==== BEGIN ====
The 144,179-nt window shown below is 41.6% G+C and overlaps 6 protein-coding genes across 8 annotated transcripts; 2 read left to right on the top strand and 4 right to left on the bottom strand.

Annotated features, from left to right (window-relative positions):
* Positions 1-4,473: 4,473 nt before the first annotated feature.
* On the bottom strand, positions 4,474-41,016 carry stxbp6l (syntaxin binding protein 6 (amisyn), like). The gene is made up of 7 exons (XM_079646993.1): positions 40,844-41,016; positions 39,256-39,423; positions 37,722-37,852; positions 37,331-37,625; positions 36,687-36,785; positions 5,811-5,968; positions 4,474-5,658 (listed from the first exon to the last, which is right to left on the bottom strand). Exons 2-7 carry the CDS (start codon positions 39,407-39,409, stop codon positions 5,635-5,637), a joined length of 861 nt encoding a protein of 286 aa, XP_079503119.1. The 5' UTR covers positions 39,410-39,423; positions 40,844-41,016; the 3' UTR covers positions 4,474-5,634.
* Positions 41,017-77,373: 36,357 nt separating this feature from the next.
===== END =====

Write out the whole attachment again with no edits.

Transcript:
The 144,179-nt window shown below is 41.6% G+C and overlaps 6 protein-coding genes across 8 annotated transcripts; 2 read left to right on the top strand and 4 right to left on the bottom strand.

Annotated features, from left to right (window-relative positions):
* Positions 1-4,473: 4,473 nt before the first annotated feature.
* On the bottom strand, positions 4,474-41,016 carry stxbp6l (syntaxin binding protein 6 (amisyn), like). The gene is made up of 7 exons (XM_079646993.1): positions 40,844-41,016; positions 39,256-39,423; positions 37,722-37,852; positions 37,331-37,625; positions 36,687-36,785; positions 5,811-5,968; positions 4,474-5,658 (listed from the first exon to the last, which is right to left on the bottom strand). Exons 2-7 carry the CDS (start codon positions 39,407-39,409, stop codon positions 5,635-5,637), a joined length of 861 nt encoding a protein of 286 aa, XP_079503119.1. The 5' UTR covers positions 39,410-39,423; positions 40,844-41,016; the 3' UTR covers positions 4,474-5,634.
* Positions 41,017-77,373: 36,357 nt separating this feature from the next.